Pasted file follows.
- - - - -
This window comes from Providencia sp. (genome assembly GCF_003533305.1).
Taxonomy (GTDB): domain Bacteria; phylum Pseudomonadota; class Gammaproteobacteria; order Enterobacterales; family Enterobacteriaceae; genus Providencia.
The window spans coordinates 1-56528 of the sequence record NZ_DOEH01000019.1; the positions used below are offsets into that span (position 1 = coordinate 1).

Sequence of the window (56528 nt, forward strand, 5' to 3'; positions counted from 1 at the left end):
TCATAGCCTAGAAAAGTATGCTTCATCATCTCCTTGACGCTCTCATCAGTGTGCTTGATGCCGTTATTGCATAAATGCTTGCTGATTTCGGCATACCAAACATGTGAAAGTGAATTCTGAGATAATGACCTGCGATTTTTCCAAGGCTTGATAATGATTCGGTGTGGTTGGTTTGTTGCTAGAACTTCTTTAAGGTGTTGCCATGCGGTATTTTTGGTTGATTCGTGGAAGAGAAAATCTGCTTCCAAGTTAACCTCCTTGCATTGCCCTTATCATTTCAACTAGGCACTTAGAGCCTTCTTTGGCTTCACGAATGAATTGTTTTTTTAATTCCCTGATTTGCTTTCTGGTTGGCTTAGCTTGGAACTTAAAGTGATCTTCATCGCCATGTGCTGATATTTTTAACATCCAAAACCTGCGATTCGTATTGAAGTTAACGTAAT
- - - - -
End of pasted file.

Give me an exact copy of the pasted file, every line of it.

This window comes from Providencia sp. (genome assembly GCF_003533305.1).
Taxonomy (GTDB): domain Bacteria; phylum Pseudomonadota; class Gammaproteobacteria; order Enterobacterales; family Enterobacteriaceae; genus Providencia.
The window spans coordinates 1-56528 of the sequence record NZ_DOEH01000019.1; the positions used below are offsets into that span (position 1 = coordinate 1).

Sequence of the window (56528 nt, forward strand, 5' to 3'; positions counted from 1 at the left end):
TCATAGCCTAGAAAAGTATGCTTCATCATCTCCTTGACGCTCTCATCAGTGTGCTTGATGCCGTTATTGCATAAATGCTTGCTGATTTCGGCATACCAAACATGTGAAAGTGAATTCTGAGATAATGACCTGCGATTTTTCCAAGGCTTGATAATGATTCGGTGTGGTTGGTTTGTTGCTAGAACTTCTTTAAGGTGTTGCCATGCGGTATTTTTGGTTGATTCGTGGAAGAGAAAATCTGCTTCCAAGTTAACCTCCTTGCATTGCCCTTATCATTTCAACTAGGCACTTAGAGCCTTCTTTGGCTTCACGAATGAATTGTTTTTTTAATTCCCTGATTTGCTTTCTGGTTGGCTTAGCTTGGAACTTAAAGTGATCTTCATCGCCATGTGCTGATATTTTTAACATCCAAAACCTGCGATTCGTATTGAAGTTAACGTAAT